In 1888 a killer stalked the streets of London’s Whitechapel district, brutally and ritualistically murdering women. The killer, dubbed Jack the Ripper, captured lurid headlines and the imagination of the public. Fictionalized versions of his story started appearing as early as October of 1888, only a few weeks after the discovery of the first victim. Since then hundreds of stories have been written about Jack, his victims, and his legacy. No fictional treatment of the character, however, has ever been approached like the character of “Jack” in Roger Zelazny’s A Night in the Lonesome October. Rumor has it that someone bet Zelazny that he couldn’t write a story in which the reader rooted for Jack the Ripper as a hero. According to the rules of the wager, Jack could not be a “modified version” of the character where it wasn’t “really” Jack who committed the murders; the character had to be the 1888 serial killer who committed the crimes. Whether the rumor is true or not, Zelazny created a fascinating narrative with a host of characters from literature, history, and film—including Jack the Ripper, Dracula, Frankenstein, Rasputin, Sherlock Holmes, and more—in which a deadly game is played in a rural suburb of Victorian London.
Every once in a while- when the moon is full on a Halloween night- a group gathers and a game begins…The game of saving the world from evil.
This is a difficult novel to discuss without giving away too many spoilers, so definitely stop reading at this point if you want to read the book without too many clues.
Zelazny borrows from Bram Stoker, Mary Shelley, Arthur Conan Doyle and H.P. Lovecraft in his narrative, but gives the story his own spin. A few times each century the full moon will fall on Halloween. When this happens, a doorway can open which will allow the Elder Gods of Lovecraft’s Cthulhu mythos to return to earth. Two groups—called Openers and Closers—compete in a ritualized power struggle to determine whether or not the world will be destroyed and remade. There are references to Nyarlathotep (the Crawling Chaos) and Shub-Niggurath (the Black Goat with a Thousand Young) in the story, but it is Cthulhu himself who tries to emerge from the Gateway at the end.
Zelazny works with a large group of iconic characters and places them in a traditional Victorian village setting: Larry Talbot, the lycanthrope in the 1941 film The Wolf Man; Rastov, based on the Russian monk Rasputin who influenced Tsar Nicholas II; the Count, who through his manner and speech suggest Bela Lugosi’s portrayal of Dracula; the Good Doctor and his “experiment man,” who suggest Mary Shelley’s Frankenstein; and the Great Detective and his Companion, who clearly resemble Sir Arthur Conan Doyle’s Sherlock Holmes and Dr. Watson.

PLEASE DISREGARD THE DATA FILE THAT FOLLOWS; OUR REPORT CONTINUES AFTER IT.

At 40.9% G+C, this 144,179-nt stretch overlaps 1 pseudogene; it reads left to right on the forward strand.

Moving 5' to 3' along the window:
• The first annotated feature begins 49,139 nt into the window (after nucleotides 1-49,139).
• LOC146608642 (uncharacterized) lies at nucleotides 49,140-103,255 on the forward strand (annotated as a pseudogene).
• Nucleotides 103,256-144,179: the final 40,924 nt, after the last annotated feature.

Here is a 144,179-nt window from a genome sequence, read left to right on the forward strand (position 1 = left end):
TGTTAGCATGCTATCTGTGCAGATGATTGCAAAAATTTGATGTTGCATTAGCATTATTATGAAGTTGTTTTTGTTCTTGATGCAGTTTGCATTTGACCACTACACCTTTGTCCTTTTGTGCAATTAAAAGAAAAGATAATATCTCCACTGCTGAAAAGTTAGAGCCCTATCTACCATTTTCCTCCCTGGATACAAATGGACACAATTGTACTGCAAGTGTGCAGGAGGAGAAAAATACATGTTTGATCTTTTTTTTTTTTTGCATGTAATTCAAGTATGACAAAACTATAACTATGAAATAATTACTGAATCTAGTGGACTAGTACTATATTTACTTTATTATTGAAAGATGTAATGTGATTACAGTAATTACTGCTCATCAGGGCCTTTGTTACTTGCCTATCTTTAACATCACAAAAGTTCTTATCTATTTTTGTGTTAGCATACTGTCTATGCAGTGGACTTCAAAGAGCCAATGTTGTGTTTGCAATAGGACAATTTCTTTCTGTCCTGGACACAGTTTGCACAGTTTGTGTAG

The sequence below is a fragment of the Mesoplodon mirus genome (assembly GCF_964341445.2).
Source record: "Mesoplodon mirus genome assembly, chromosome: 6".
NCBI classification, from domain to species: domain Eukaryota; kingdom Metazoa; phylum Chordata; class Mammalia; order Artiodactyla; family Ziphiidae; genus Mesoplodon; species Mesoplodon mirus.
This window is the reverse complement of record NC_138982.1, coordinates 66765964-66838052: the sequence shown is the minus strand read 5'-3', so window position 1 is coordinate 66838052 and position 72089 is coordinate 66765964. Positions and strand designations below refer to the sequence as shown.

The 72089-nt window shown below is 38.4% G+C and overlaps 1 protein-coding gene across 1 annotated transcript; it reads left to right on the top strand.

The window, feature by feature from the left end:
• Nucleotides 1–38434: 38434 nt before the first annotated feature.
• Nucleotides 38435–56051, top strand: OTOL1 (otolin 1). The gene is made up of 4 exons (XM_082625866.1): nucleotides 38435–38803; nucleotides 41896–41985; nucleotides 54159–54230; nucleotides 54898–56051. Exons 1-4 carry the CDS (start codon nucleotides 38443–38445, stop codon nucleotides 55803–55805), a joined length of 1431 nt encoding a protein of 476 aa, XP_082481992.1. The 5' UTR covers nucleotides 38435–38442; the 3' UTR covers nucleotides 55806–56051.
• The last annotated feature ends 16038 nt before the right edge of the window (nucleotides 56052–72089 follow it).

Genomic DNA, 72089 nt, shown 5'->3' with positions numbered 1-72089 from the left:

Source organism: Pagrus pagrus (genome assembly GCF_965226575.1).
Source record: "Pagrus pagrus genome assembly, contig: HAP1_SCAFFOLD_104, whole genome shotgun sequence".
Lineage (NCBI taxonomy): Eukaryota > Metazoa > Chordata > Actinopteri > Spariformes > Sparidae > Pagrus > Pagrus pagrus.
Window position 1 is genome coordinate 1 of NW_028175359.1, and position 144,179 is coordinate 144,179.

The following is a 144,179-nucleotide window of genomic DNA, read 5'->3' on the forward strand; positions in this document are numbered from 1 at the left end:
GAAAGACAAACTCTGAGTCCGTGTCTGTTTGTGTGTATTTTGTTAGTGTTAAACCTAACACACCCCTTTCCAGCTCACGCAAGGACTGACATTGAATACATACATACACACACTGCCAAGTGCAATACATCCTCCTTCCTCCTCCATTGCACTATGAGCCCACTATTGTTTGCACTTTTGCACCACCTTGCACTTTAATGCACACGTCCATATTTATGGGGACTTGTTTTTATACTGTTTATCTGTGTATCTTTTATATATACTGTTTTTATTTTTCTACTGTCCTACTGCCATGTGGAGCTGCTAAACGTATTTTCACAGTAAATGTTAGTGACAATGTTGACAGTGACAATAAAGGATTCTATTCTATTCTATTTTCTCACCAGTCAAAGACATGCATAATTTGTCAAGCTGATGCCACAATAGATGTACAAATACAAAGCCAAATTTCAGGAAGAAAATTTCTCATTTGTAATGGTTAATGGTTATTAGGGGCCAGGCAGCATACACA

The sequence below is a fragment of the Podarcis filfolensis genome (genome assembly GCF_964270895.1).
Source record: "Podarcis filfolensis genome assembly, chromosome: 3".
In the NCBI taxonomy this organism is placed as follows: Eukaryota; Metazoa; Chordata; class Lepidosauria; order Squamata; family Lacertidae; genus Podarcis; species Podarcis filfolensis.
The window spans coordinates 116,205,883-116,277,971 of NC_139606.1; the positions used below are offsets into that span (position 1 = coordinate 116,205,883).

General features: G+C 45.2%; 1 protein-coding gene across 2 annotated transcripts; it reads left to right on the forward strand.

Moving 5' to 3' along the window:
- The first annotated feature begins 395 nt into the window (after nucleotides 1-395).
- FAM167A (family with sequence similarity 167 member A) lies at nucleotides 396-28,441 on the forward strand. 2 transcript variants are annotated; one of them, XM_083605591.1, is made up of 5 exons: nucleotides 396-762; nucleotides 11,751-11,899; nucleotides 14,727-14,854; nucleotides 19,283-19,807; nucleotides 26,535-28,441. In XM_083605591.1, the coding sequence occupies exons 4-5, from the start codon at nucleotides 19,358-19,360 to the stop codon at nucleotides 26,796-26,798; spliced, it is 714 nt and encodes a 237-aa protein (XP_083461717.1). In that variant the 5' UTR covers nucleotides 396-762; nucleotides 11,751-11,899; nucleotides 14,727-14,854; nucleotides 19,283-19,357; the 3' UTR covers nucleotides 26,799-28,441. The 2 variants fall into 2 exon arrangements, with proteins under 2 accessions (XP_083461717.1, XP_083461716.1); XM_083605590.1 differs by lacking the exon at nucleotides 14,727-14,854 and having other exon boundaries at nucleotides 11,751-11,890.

But it is Jack the Ripper who holds center stage in the novel. His “dog” Snuff, who is actually Jack’s familiar, narrates it. Through Snuff’s perspective readers learn about Jack, who is more than he seems on the surface:
“Some said that he was Cain himself, doomed to walk the Earth, marked; other said that he’d made a pact with one of the Elders who secretly wished to thwart the others; none really knew.” (Zelazny, 1993).
Jack possesses a cursed knife blade, and also hosts many other curses that he picked up through the years. He uses this knife, and other tools, to collect body parts—ingredients—for potions and spells that will help him keep the Gateway shut. Jack is on the side of Good in this novel, committing horrible acts in order to prevent the Elder Gods from sweeping over the Earth and destroying it. The Openers, of course, are committing equally vile acts to achieve the opposite purpose. This contest, which they call the Game, is the main mystery of the novel. Which player is on which side? Who can be trusted? And how will characters that are outside of the game effect the outcome?
In the novel, Jack is cheerful, pleasant, and faces his responsibility as a Closer in a heroic manner. The character of the Ripper is visible on the page only when Snuff is in danger of being vivisected by the opposite side. Yet in the story the character of Jack is the same person who brutally murdered the women in London’s Whitechapel district. His “nocturnal activities” are referenced several times, although not described in detail. In effect, Zelazny is offering the reader a choice of evils where monsters and humans either stand together to prevent the destruction of the world as we know it or work together to usher in the darkness. In this instance, when Jack and Snuff are working to save the world, it is hard not to root for them to succeed.
A Night in the Lonesome October was a finalist for the Nebula Award in 1995.
Zelazny, R. (1993). A night in the lonesome October. New York: William Morrow.
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